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Some critics have complained about the tone and pacing of the show. And, indeed, there is quite a bit of variation in how long each episode runs. That might make binge-watching the show a little less formulaic than you might expect: some episodes clock in at 40 minutes or so, while others run well beyond an hour. So give yourself plenty of time to watch on any given night.

What matters here is the story of “woe” that we get to watch unfold, in different forms, throughout each of the episodes. Episodes 1 and 2 introduce us to the main characters (the Baudelaire children) and the evil Count Olaf, who is intent on stealing away their fortunes. We hear their tale of woe, and learn that Count Olaf hardly has their best intentions in mind.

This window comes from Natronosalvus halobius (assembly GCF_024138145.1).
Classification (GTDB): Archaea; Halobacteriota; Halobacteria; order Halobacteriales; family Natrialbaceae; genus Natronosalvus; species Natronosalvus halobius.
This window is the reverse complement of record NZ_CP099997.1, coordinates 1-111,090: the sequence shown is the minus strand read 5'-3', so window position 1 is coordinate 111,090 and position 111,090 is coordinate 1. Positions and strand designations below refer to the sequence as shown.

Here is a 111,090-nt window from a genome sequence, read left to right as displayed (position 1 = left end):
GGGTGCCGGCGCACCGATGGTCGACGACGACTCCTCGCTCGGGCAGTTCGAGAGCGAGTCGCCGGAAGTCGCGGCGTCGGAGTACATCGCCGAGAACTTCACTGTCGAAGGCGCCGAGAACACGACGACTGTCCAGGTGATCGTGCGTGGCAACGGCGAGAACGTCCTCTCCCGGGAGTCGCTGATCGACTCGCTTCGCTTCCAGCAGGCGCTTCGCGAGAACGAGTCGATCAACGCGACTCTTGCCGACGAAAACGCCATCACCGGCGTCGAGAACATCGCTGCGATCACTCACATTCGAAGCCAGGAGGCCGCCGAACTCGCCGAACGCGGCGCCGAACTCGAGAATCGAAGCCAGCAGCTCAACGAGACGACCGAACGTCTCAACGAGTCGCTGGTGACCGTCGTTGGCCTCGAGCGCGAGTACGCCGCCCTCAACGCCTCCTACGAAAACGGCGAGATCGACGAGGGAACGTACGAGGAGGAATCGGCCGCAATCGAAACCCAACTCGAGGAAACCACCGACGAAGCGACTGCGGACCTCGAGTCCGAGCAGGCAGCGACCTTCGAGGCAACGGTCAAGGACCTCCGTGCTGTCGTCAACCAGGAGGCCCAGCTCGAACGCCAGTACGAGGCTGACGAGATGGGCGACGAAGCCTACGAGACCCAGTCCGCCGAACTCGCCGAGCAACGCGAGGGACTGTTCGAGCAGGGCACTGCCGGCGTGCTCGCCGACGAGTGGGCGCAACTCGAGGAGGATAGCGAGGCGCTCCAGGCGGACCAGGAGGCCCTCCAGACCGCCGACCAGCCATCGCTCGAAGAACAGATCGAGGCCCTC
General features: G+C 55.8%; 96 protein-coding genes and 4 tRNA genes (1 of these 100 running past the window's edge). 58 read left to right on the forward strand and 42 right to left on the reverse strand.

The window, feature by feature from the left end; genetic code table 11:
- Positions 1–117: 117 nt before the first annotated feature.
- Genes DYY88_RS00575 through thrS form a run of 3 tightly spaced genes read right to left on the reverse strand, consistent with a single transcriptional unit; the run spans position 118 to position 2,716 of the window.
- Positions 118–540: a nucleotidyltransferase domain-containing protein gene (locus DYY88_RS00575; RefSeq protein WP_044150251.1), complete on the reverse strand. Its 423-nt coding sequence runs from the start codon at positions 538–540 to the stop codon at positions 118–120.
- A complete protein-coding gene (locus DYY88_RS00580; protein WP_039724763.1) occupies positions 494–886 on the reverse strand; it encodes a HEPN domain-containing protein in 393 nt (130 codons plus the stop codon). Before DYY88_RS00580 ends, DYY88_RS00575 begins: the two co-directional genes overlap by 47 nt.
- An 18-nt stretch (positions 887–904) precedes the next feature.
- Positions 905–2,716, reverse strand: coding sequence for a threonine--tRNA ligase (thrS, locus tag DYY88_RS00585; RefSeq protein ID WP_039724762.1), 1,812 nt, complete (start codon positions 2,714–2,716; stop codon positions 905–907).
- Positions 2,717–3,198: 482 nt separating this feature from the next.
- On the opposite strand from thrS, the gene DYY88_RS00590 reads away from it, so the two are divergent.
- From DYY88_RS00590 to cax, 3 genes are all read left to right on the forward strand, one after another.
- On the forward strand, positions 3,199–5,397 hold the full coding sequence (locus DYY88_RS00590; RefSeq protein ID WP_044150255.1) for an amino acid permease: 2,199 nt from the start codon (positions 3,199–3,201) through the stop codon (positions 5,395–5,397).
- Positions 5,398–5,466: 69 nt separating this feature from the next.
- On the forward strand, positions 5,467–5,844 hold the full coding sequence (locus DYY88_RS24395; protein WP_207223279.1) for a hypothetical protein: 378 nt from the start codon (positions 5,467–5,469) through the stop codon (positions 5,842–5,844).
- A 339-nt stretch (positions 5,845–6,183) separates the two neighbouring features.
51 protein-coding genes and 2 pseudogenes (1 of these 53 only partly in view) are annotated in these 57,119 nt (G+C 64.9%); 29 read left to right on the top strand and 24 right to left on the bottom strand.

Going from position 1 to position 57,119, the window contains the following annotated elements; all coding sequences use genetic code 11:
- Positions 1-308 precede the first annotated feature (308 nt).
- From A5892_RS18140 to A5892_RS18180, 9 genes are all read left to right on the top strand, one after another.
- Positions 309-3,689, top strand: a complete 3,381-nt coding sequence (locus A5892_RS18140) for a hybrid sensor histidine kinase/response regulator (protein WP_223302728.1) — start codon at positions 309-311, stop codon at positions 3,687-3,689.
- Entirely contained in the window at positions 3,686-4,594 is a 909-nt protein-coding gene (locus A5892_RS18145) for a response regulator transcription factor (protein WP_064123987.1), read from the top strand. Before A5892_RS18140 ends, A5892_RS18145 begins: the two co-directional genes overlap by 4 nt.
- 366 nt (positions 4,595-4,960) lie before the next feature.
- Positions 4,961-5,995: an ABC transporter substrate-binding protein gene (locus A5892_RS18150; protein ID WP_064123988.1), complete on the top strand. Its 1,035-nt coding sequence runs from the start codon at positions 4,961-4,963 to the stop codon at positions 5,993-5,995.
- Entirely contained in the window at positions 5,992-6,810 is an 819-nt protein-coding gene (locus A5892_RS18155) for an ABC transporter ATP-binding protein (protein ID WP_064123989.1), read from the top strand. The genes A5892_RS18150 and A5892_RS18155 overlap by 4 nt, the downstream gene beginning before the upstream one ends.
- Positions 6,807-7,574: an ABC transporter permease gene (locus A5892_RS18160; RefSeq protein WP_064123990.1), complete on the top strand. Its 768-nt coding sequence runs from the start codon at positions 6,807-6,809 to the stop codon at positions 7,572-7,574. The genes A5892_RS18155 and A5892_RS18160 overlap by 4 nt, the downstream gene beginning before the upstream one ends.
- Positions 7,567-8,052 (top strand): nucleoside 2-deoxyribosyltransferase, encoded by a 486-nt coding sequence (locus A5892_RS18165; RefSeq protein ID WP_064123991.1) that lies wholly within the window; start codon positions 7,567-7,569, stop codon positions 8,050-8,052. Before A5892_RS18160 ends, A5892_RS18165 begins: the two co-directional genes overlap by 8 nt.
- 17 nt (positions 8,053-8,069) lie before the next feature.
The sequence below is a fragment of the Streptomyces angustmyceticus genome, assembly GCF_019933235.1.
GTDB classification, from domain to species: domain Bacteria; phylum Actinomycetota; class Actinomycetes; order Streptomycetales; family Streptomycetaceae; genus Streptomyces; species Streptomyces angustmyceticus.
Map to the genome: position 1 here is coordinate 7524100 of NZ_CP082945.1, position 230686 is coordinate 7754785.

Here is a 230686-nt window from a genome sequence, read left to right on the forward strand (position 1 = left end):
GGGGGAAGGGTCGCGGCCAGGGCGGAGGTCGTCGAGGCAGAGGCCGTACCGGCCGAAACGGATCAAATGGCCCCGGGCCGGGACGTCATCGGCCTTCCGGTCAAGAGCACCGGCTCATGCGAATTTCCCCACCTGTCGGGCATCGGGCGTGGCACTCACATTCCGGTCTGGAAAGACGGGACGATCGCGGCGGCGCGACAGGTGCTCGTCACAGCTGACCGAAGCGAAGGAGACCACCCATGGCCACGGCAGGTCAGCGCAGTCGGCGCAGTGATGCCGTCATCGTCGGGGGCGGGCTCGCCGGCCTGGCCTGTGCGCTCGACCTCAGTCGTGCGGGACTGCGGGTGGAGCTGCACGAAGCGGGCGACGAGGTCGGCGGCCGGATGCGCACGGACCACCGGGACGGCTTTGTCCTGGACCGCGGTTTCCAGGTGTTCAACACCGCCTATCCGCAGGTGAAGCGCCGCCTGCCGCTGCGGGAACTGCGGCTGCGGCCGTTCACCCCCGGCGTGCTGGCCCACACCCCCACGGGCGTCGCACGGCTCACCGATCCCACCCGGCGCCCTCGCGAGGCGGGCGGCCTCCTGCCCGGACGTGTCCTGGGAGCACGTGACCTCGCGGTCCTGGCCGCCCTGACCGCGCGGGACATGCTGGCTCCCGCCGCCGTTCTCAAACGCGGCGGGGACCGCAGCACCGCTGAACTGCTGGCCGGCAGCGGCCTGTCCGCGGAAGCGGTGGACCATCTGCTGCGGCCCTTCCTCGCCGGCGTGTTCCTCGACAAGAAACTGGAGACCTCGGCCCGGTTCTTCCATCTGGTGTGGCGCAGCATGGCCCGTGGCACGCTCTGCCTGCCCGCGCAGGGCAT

If you haven’t read the series of books, the plotline goes basically like this: Violet (Malina Weissman), Klaus (Louis Hynes) and Sunny (Presley Smith) Baudelaire had their home destroyed by a fire, in which their parents also died. Thus, they are basically orphans with no place to go, so they end up at the home of Count Olaf (played by Neil Patrick Harris in a campy, over-the-top manner).

He, of course, has other plans for them. If all goes according to plan, he will subject them to a life of servitude and steal away their fortune. In Episode 2, we learn the full evilness of this plan – Olaf plans to acquire the fortune by marrying young Violet. When the Baudelaire children try to warn the family banker (Mr. Poe) about this, chaos ensues.

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That same plotline, in varying forms, plays out in each of the next episodes as well. For example, in Episodes 3 and 4 (“The Reptile Room”), the Baudelaire children are sent to live with their uncle Monty Montgomery (played by Aasif Mandvi), but we learn of an evil plan by Count Olaf to use a dangerous viper to kill the children and take away their money. And in Episodes 5 and 6 (“The Wide Window”), the children are sent to live with their Aunt Josephine, but once again, things are not as they first appear. Count Olaf keeps appearing again and again, in different forms.